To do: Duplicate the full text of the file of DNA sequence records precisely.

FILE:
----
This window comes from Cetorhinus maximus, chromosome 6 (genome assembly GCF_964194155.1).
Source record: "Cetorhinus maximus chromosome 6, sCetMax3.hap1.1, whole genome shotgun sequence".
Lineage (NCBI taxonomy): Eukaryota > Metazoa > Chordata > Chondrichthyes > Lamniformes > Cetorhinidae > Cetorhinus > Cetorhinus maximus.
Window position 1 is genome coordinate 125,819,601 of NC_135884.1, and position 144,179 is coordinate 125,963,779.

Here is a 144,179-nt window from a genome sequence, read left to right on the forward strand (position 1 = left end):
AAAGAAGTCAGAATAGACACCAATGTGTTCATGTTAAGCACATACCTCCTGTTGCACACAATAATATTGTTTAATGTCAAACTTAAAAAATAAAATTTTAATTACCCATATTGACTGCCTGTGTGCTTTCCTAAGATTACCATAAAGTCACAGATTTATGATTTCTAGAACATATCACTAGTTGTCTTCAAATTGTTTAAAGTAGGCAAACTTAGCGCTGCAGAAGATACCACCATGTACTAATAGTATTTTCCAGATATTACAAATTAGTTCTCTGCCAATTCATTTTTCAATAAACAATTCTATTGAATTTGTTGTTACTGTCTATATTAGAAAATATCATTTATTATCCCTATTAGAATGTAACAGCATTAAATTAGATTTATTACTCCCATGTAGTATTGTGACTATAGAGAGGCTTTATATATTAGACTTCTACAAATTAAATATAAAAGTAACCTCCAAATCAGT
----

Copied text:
This window comes from Cetorhinus maximus, chromosome 6 (genome assembly GCF_964194155.1).
Source record: "Cetorhinus maximus chromosome 6, sCetMax3.hap1.1, whole genome shotgun sequence".
Lineage (NCBI taxonomy): Eukaryota > Metazoa > Chordata > Chondrichthyes > Lamniformes > Cetorhinidae > Cetorhinus > Cetorhinus maximus.
Window position 1 is genome coordinate 125,819,601 of NC_135884.1, and position 144,179 is coordinate 125,963,779.

Here is a 144,179-nt window from a genome sequence, read left to right on the forward strand (position 1 = left end):
AAAGAAGTCAGAATAGACACCAATGTGTTCATGTTAAGCACATACCTCCTGTTGCACACAATAATATTGTTTAATGTCAAACTTAAAAAATAAAATTTTAATTACCCATATTGACTGCCTGTGTGCTTTCCTAAGATTACCATAAAGTCACAGATTTATGATTTCTAGAACATATCACTAGTTGTCTTCAAATTGTTTAAAGTAGGCAAACTTAGCGCTGCAGAAGATACCACCATGTACTAATAGTATTTTCCAGATATTACAAATTAGTTCTCTGCCAATTCATTTTTCAATAAACAATTCTATTGAATTTGTTGTTACTGTCTATATTAGAAAATATCATTTATTATCCCTATTAGAATGTAACAGCATTAAATTAGATTTATTACTCCCATGTAGTATTGTGACTATAGAGAGGCTTTATATATTAGACTTCTACAAATTAAATATAAAAGTAACCTCCAAATCAGT